BOISE, Idaho – Republicans have controlled the Idaho Legislature for nearly six decades, but a national Associated Press analysis shows that the state GOP may have gained even more control last fall with the help of Republican-friendly districts.
The AP used a new mathematical formula to scrutinize roughly 4,700 state House and Assembly seats up for election last year and found a decided advantage for Republicans in numerous states, including Idaho.
The analysis showed that Idaho is among the top 10 states in the country with the biggest “efficiency gap,” or the percentage of seats won by Republicans beyond what would be expected based on their statewide average share of votes.
The formula compares the statewide average share of the vote that a party receives with the statewide percentage of seats the party won, taking into account that in politics, each percentage point share of statewide votes generally accounts for a 2 percentage point increase in seat share.
After the November election, 59 Republicans control the Idaho House, which has 11 Democrats. Democrats lost four seats to Republicans.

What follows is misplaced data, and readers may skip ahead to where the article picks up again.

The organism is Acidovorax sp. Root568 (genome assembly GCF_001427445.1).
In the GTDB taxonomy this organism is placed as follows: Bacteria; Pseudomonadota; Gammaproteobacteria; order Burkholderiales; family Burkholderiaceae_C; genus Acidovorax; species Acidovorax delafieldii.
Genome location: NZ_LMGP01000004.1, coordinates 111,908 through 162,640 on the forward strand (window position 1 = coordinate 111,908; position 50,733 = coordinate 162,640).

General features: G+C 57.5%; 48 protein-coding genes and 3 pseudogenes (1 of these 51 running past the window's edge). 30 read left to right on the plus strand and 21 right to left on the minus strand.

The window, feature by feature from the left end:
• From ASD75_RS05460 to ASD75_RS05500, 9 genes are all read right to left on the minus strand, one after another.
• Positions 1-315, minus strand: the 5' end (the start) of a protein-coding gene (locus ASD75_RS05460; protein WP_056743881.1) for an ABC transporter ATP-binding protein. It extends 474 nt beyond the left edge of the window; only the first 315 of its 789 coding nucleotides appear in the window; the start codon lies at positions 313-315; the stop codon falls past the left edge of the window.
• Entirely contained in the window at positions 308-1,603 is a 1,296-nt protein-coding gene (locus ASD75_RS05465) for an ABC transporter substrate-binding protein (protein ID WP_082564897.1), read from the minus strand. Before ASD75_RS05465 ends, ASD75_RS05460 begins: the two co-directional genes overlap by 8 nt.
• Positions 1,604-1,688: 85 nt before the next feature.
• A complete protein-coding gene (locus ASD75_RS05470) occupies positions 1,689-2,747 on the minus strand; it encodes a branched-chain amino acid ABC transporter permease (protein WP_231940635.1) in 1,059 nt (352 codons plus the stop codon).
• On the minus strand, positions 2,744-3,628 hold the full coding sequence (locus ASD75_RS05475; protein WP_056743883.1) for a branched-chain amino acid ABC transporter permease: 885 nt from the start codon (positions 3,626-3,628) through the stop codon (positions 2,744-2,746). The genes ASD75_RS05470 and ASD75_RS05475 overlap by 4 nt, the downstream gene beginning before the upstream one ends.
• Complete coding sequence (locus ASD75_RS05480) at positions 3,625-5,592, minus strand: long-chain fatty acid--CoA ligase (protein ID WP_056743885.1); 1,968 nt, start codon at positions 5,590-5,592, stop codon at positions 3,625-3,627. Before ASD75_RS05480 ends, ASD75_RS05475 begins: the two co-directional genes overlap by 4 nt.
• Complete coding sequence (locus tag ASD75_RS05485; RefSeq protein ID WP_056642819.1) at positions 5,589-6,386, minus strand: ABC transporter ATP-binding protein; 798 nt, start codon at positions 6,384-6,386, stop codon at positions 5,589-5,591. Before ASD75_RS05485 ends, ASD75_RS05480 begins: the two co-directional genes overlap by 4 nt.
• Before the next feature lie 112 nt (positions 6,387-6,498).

Under a redistricting plan approved in 2012, Idaho’s House seats are divided among 35 districts – each district has two House seats and one Senate seat.
The AP did not include Senate seats in its analysis because not all of those positions were up for re-election nationwide in 2016. The data also doesn’t identify any particular districts where the legislative map might give Republicans a boost.
In Idaho, districts for Congress and the state Legislature are drawn every 10 years by a six-member commission answerable only to the courts. The majority and minority party leaders in each legislative chamber each select one person to serve on the commission; the state chairmen of the Republican and Democratic parties also each select a commissioner.
At least two-thirds of the commissioners must vote to approve a map. Despite operating under the bipartisan system since 1992, plans can get caught up in lengthy legal battles before settling on new district boundaries.
The AP also calculated efficiency gap scores for the U.S. House elections, though experts caution those measurements are less statistically meaningful in states with few districts. Idaho has only two districts, both of which were won by Republicans in November. Idaho has a 13 percent efficiency gap heavily favoring Republican congressional candidates.
Nationally, the analysis found that Republicans may have won as many as 22 additional congressional seats over what would have been expected based on the average vote share in congressional districts across the country.
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